At the Ministry of Justice we code in the open by default. Increasingly, we write IT Policy in the open too.

We apply the tenth GDS design principle: improving our IT Policy in the open to make it better.

We use open tools and standards to give us a low-cost, iterative and agile environment, enabling us to write and improve our information rapidly. We’ve imported our legacy IT Policy into GitHub, and are now updating it. The policies are not sensitive or confidential because if they were a secret, we’d run the risk of someone who needed to see them not being able to find them.

As a simple example, the password for a system must be secret. But the rules for choosing and managing suitable passwords must be as clear and simple as possible. For us, that means keeping the rules open.

Using the Cloud
We store our work in GitHub. This aligns with the UK Government Technology Code of Practice, which recommends use of open tools, standards, and cloud storage. Most important of all, the GitHub repository is public. This means that anyone can view the work in progress; anyone can suggest improvements. We encourage subject matter experts to take part.

The only reasons that content won’t be in the repository are if it:

Storing IT Policy in GitHub gives us a single, definitive source of information. We avoid duplication, reduce problems with out-of-date material, and record what changes were made.

We develop IT Policy using GitHub Flavoured Markdown. It’s not the most flexible way of word processing, but it offers advantages:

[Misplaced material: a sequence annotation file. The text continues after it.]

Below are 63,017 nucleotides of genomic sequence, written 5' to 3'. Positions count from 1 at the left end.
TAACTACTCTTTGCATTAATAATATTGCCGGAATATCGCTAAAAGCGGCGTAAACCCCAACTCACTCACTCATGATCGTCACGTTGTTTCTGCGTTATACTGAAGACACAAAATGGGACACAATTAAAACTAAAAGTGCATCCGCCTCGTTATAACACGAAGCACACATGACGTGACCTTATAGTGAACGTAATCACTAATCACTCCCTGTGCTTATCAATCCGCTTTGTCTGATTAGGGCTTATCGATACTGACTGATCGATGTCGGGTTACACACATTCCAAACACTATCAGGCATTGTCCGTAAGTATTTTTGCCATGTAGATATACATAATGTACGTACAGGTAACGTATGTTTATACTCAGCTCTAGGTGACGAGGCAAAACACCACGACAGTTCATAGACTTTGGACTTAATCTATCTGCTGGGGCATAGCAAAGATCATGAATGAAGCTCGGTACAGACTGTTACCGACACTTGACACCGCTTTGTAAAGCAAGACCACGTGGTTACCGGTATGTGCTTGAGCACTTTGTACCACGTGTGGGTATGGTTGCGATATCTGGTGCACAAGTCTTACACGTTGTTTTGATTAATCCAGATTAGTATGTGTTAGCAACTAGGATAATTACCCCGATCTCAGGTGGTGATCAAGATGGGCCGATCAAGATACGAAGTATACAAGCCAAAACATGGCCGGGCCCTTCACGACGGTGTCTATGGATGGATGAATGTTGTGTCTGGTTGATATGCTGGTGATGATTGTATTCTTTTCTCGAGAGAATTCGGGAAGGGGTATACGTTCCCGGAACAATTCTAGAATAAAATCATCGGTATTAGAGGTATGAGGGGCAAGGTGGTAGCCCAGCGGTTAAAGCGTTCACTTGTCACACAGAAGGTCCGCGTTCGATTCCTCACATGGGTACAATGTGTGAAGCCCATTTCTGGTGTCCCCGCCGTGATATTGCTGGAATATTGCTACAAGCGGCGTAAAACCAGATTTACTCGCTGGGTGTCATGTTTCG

• it’s portable across different environments
  • it requires no special tooling
  • all publishing systems understand it
  • it’s easy to review and edit
  • It’s easy to convert to other formats, including web pages and PDFs

Continuous delivery
GitHub gives us cloud storage and other features that enable the ideals of Continuous Delivery, such as:

  • high visibility of work in progress
  • feedback to help find and fix problems quickly
  • rapid and frequent publishing

An example is spell-checking. We use Travis, so updating a document forces an automatic check. This helps us catch annoying little mistakes that undermine quality and value.

Working collaboratively and openly
Working in the open makes it easier to collaborate. We can work as easily with external partners and suppliers as we can across government. The use of open tools lets us enhance our working processes. They become more iterative and agile.

We can work in short, visible cycles. We can respond to feedback quickly and easily, update rapidly, and publish high quality content.

Some sensitive discussions about IT Policy, especially in the early stages, need to be private, and we make sure this happens. But as soon as possible, the discussion can and should move into the open.

Stability
An argument against this approach is that people want stable information. It’s true that a work-in-progress document changes substantially and frequently. But knowing that a document update is in progress, you can:

  • request a formal snapshot, for example to support a commercial initiative
  • ask questions and make suggestions

Current thinking and technology capabilities change fast, so it’s important to review and update IT Policy frequently. But everyone knows the status of a document at any time. It’s public knowledge.

What next?
We’re already developing some interesting new features to further improve our IT Policy and its continuous development and delivery.

What do you think about making IT Policy open? Have you done something similar in your organisation? We’d love to hear from you in the comments.

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Original source – MOJ Digital & Technology

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